Models, textures and applications are taking up more storage space every year, so it's important to select the optimum storage configuration for your workstation. This guide walks you through the pros and cons of the most common type of storage device. This guide will walk you through the pros and cons of the most common type of storage device. Choosing a faster storage device will not only make Windows boot faster, but will makes applications and models load quicker. Choosing an SSD is the ultimate upgrade, as it also makes your workstation more responsive in everything it does, not just loading new data.
|Solid State Drives||Hybrid Hard Disk||Hard Disk Drive|
|Pros||Fastest storage available, silent||Faster than an HDD, big capacity, medium cost per GB||Big capacity, low cost per GB|
|Cons||Highest cost per GB||Still not as fast as a SSD, audible||Slow, audible|
|Recommended For||Bulk Storage,
|Budget Workstations||Any Workstations|
Solid state drives (SSD for short) are the newest form of storage device, recording your data on chips rather than a spinning disk inside a hard drive. This gives them a huge edge when it comes to performance, although you do pay a higher cost per GB. Being solid state devices, SSDs barely consume any power and silent, making them ideal for anybody wanting a quiet workstation. With no moving parts they're also a great choice for a laptop as are much tougher and lighter. Early SSDs had a limited number of times they could be written to, but this is no longer a concern and you expect to write data to an SSD for years.
SSDs are available in two types, SATA and PCI-E. SATA drives connect to the motherboard using a SATA cable, which limits their performance to a maximum of 600MB/sec, although this still much faster than a HDD or SSHD. PCI-E drives are faster still, with speeds over 2,000MB/sec possible from some drives, and are available in three main types, M.2, U.2 and AIC. Tiny M.2 drives connect directly to a slot on the motherboard but due to their small size are limited to a maximum capacity of 512GB. U.2 drives look similar to SATA drives, using a cable to connect to the motherboard while AIC (Add-In-Cards) need to fitted to a 4x or faster PCI-E 3.0 slot on the motherboard. For the ultimate upgrade, choose a PCI-E SSD that supports NVME, a new instruction set specifically written for SSDs, giving them another performance boost.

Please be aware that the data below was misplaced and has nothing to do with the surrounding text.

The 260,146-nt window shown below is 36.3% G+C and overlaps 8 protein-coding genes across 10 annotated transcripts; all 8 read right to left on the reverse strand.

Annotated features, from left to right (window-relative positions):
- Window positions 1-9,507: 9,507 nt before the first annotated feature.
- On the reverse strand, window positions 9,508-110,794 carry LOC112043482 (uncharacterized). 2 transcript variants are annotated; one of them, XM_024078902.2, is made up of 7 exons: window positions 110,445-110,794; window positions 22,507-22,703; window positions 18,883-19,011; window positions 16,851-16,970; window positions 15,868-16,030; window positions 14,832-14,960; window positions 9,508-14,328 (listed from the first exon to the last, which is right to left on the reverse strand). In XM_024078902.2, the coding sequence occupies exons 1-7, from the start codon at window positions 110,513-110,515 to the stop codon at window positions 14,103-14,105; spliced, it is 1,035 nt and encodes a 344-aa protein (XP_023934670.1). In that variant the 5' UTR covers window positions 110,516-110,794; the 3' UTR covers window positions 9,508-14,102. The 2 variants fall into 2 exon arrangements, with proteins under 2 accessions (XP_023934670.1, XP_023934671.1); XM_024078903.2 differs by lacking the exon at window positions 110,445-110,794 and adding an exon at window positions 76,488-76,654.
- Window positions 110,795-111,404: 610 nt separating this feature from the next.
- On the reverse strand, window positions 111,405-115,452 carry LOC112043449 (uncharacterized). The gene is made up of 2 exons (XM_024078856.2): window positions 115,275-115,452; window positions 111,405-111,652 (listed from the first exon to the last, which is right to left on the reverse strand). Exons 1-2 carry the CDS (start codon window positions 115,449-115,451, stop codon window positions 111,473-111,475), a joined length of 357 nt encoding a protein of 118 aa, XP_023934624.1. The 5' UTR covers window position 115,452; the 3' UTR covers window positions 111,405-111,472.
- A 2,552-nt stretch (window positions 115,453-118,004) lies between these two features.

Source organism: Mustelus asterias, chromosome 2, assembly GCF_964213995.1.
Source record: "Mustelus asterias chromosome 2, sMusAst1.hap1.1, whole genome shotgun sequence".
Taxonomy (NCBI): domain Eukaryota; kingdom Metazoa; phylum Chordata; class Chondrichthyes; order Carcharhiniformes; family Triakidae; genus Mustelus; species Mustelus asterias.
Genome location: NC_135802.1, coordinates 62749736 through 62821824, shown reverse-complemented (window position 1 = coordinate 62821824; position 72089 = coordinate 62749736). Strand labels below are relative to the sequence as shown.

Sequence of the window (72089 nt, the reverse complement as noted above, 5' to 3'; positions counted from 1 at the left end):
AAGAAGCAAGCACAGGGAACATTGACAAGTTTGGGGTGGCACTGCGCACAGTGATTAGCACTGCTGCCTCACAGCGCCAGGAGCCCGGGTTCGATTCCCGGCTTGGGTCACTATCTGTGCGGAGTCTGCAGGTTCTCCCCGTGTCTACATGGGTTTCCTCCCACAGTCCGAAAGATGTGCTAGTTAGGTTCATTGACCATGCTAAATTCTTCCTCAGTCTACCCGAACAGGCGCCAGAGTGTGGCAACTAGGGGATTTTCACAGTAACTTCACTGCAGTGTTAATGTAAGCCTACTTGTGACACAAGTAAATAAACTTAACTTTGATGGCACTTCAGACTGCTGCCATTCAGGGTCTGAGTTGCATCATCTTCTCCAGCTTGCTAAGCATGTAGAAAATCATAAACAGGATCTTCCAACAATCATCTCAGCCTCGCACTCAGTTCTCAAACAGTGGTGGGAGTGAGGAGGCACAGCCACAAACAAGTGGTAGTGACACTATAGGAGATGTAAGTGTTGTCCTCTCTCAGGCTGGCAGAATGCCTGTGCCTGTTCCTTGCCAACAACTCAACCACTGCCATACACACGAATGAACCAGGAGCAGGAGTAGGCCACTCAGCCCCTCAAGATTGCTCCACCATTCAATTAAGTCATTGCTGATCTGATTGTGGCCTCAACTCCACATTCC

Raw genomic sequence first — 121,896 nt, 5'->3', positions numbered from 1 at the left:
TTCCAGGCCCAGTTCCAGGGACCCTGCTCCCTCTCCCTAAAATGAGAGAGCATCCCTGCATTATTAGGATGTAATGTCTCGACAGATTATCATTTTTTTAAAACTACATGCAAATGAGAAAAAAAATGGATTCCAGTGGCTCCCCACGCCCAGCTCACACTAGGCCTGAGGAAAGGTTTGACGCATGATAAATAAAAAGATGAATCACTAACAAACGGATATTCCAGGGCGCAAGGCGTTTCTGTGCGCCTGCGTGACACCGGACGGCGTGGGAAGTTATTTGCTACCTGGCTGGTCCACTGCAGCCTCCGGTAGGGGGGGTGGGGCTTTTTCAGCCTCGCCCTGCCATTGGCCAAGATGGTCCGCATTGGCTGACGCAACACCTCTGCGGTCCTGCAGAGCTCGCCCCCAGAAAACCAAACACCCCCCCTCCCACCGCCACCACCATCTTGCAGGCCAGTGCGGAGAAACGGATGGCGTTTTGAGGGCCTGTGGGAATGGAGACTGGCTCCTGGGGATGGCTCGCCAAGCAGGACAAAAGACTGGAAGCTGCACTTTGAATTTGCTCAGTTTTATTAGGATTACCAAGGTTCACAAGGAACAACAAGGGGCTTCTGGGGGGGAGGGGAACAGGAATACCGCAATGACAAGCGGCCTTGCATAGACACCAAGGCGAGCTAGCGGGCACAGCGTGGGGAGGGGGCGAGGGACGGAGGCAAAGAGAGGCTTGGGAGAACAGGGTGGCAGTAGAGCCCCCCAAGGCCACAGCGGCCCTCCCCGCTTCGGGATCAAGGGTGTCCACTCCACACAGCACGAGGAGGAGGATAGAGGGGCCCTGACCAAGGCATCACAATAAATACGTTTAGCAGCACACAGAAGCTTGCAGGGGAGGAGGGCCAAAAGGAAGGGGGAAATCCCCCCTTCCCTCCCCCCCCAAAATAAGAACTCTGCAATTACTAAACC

Hybrid hard disks (SSHD for short) combines two drives in one; a high capacity hard disk plus a small SSD that caches the most frequently accessed data, speeding up performance. SSHD aren't as fast as a pure SSD, but are faster than a HDD, transferring data at around 200MB/sec, making them a good compromise if you're on a tight budget. The small SSD is invisible to the operating system so you don't need to worry about configuring it - it automatically learns what data you use the most, steadily getting faster over a few days.
Hard disks drives (HDD for short) have been around since the 1950s although back then they could only store 3.5MB, and now can store up to 6TB - more than 17,000 times the capacity. This makes them the cheapest form of storage. Hard drives have got a lot faster too, transferring at around 150MB/sec, although this is till a fraction of the speed of an SSD, making them best used for bulk storage such as old projects. As mechanical devices, hard drives make a bit of noise, so are best avoided if you want a really quiet system. If you need lots of storage, why not consider a NAS box, you can locate this small external box in another room, so you don't have to listen to the hard drives clattering away.
Graphics applications put your workstation under different types of load. For example, 2D applications such as Autodesk AutoCAD read data very randomly, most often in 512B transfers and at a queue depth of 1. The graph below shows typical examples of the four most common type of storage drive cope with such a workload, with the x axis showing the data transfer rate in MB/sec, with a higher number indicating faster performance.
While 3D applications such as NewTek Lightwave also read data very randomly, most operations are 4KB transfers at a queue depth of 1. The graph below show shows typical examples of the four most common type of storage drive running this type of workload, with the x axis showing the data transfer rate in MB/sec, with a higher number indicating faster performance.